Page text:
The Canadian rebellion

The regiment embarked for the West Indies in November 1823.[17] It was based in Barbados until February 1826 when it moved to Antigua and Saint Kitts.[17] It embarked for home again in April 1834.[18] New colours were presented to the regiment by the Duke of Wellington in October 1834.[19] The regiment then moved to Dublin in October 1835.[20] It embarked to Canada in January 1838 to service in the Patriot War:[21] it landed in Halifax, Nova Scotia in March 1838[22] and saw action at the Battle of the Windmill in November 1838.[23] It remained in Canada until embarking for home in August 1848.[24]

The Crimean War

93rd officers in the Crimea - photo
An early photo, taken at Scutari, of officers and men of the 93rd Highland Regiment, shortly before their engagement in the Crimean War, 1854.
Robert Gibb - The Thin Red Line
1881 painting The Thin Red Line by Robert Gibb, depicting the 93rd Highlanders during the Battle of Balaclava in October 1854.

The regiment arrived at Stirling Castle in October 1848 and provided a Guard of Honour for Queen Victoria on her visit to Glasgow in August 1849.[25] It embarked for the Crimea for service in the Crimean War in February 1854.[26] As part of Brigadier-General Colin Campbell's Highland Brigade, it took part in the Battle of Alma in September 1854.[27] On 25 October 1854, it was stationed outside the British-controlled port of Balaklava as part of its very thin defences. The Russian Army sent a large force to attack Balaklava, precipitating the Battle of Balaclava.[28] The Russian threat was countered in part by the charge of General James Scarlett's Heavy Cavalry Brigade but the rest of the Russian force headed straight for the 93rd Regiment of Foot.[29]

Campbell told the men of the 93rd Regiment of Foot as he rode down the line: "There is no retreat from here, men...you must die where you stand." One of the troops, John Scott, responded: "Aye, Sir Colin. An needs be, we'll do that." As the younger soldiers moved forward for a bayonet charge, Campbell called out: "93rd, 93rd, damn all that eagerness!"[30] The Times journalist W.H.Russell commenting on the action reported:

The Russians dash at the Highlanders. The ground flies beneath their horses' feet; gathering speed at every stride, they dash on towards that thin red streak topped with a line of steel.[31]

This led to the regiment's nickname: "The Thin Red Line".[30] The historical author, Thomas Carter, wrote:

Advancing in great strength, supported by artillery, the Russian cavalry appeared on the scene. One portion of them assailed the front and right flank of the 93rd., but were instantly driven back by the vigorous and steady fire of that distinguished regiment, under Lieutenant-Colonel [William Bernard] Ainslie.[32]

The regiment also took part in the Siege of Sevastopol in June 1855[33] before embarking for home in June 1856.[34]

The Indian rebellion

Image-Secundra Bagh after Indian Mutiny higher res
Interior of the Sikandar Bagh after the slaughter of 2,000 rebels by the 93rd Highlanders and 4th Punjab Regiment in November 1857
93rd Sutherland Highlanders Memorial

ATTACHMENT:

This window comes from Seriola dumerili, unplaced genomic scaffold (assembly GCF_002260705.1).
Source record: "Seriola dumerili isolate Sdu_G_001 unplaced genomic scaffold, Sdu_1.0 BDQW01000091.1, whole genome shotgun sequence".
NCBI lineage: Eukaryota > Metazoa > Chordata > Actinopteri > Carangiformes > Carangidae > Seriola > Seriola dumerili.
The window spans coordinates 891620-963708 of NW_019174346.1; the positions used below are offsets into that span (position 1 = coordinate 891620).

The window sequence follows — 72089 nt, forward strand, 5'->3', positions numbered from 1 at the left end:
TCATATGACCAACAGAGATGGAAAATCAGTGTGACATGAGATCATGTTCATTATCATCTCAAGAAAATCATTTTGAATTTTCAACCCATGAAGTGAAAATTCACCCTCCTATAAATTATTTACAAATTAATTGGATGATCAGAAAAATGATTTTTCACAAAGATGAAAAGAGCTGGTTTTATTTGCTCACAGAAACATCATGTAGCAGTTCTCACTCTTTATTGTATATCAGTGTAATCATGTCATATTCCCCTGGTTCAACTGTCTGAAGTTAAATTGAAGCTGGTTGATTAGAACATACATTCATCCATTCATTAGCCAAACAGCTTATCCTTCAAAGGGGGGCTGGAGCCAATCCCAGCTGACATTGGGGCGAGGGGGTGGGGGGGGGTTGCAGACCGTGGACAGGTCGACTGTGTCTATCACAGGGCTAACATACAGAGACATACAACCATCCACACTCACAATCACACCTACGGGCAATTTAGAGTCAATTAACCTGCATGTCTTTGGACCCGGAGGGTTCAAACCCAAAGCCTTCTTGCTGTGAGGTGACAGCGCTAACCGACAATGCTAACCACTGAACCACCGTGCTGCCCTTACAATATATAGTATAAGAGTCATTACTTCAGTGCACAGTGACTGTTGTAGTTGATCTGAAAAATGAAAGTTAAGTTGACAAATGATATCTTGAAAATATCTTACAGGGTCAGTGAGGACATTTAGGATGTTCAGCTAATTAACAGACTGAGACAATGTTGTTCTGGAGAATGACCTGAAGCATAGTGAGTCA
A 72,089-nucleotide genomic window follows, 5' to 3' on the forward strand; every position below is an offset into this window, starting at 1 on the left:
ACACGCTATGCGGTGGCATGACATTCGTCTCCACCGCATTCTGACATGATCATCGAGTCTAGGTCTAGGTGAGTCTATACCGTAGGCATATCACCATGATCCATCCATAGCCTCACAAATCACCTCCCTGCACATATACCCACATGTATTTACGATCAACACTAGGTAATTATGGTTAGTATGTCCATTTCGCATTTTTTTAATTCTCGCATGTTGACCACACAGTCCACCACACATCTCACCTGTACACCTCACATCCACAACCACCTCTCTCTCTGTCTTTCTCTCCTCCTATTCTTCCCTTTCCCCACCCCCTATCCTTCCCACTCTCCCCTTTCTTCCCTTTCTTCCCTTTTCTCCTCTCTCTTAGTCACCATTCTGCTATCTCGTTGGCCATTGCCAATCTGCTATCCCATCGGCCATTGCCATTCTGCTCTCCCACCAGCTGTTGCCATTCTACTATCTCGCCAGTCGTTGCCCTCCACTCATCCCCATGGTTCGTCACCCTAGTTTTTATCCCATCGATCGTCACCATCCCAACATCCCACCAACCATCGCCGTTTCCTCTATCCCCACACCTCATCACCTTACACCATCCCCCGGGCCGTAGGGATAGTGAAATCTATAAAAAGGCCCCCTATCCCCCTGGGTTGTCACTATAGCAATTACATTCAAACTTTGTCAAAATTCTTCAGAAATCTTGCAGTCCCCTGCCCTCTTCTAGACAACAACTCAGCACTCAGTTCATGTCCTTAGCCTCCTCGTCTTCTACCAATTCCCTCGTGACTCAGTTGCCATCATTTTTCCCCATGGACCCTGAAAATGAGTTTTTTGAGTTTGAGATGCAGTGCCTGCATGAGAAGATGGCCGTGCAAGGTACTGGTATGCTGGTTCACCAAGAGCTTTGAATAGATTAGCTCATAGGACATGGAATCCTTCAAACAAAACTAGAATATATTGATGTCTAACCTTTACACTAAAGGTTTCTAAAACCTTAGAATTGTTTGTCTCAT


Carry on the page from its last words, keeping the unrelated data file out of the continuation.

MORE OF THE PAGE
Regimental memorial for the Indian Mutiny in St. Giles High Kirk, Edinburgh
William McBean VC
William McBean, V.C


The regiment sailed for India in June 1857 to help suppress the Indian Rebellion.[35] It arrived at Calcutta in September 1857 and was welcomed by General Sir Colin Campbell.[36] Under heavy enemy fire, the regiment, together with the 4th Punjab Infantry Regiment took part in the storming and capture of Sikandar Bagh, a walled garden fortification, on 16 November 1857.[37] Six Victoria Crosses were awarded to members of the regiment for their service in this action.[38][39][40] At daybreak on 17 November 1857 the Regimental colour was hoisted on top of a tower as a signal to the beleaguered garrison of the Residency at Lucknow.[41] On the night of 19 November 1857 the regiment provided covering fire as the evacuation of the Residency took place.[42] The regiment then saw action again at the Second Battle of Cawnpore in December 1857.[43]

The regiment also took part in the storming and capture of Kaiser Bagh in March 1858:[44] a Victoria Cross was awarded to Lieutenant William McBean for his role in killing eleven rebels with his sword during the engagement.[45] It went on to take part in the capture of the city of Bareilly in May 1858[46] and a skirmish at Russulpore in October 1858.[47] It was renamed the 93rd (Sutherland Highlanders) Regiment of Foot in 1861[1] before embarking for home in February 1870.[48] The regiment disembarked at Burntisland in March 1870[49] and received new colours from the Duchess of Sutherland in August 1871.[50] It moved to Curragh Camp in Ireland in May 1877[51] and to Gibraltar in January 1879.[52]

Amalgamation

As part of the Cardwell Reforms of the 1870s, where single-battalion regiments were linked together to share a single depot and recruiting district in the United Kingdom, the 93rd was linked with the 92nd (Gordon Highlanders) Regiment of Foot, and assigned to district no. 56 at Castlehill Barracks in Aberdeen.[53] On 1 July 1881 the Childers Reforms came into effect and the regiment amalgamated with the 91st (Argyllshire Highlanders) Regiment of Foot to form the Argyll and Sutherland Highlanders.[1]

Regimental Religious Traditions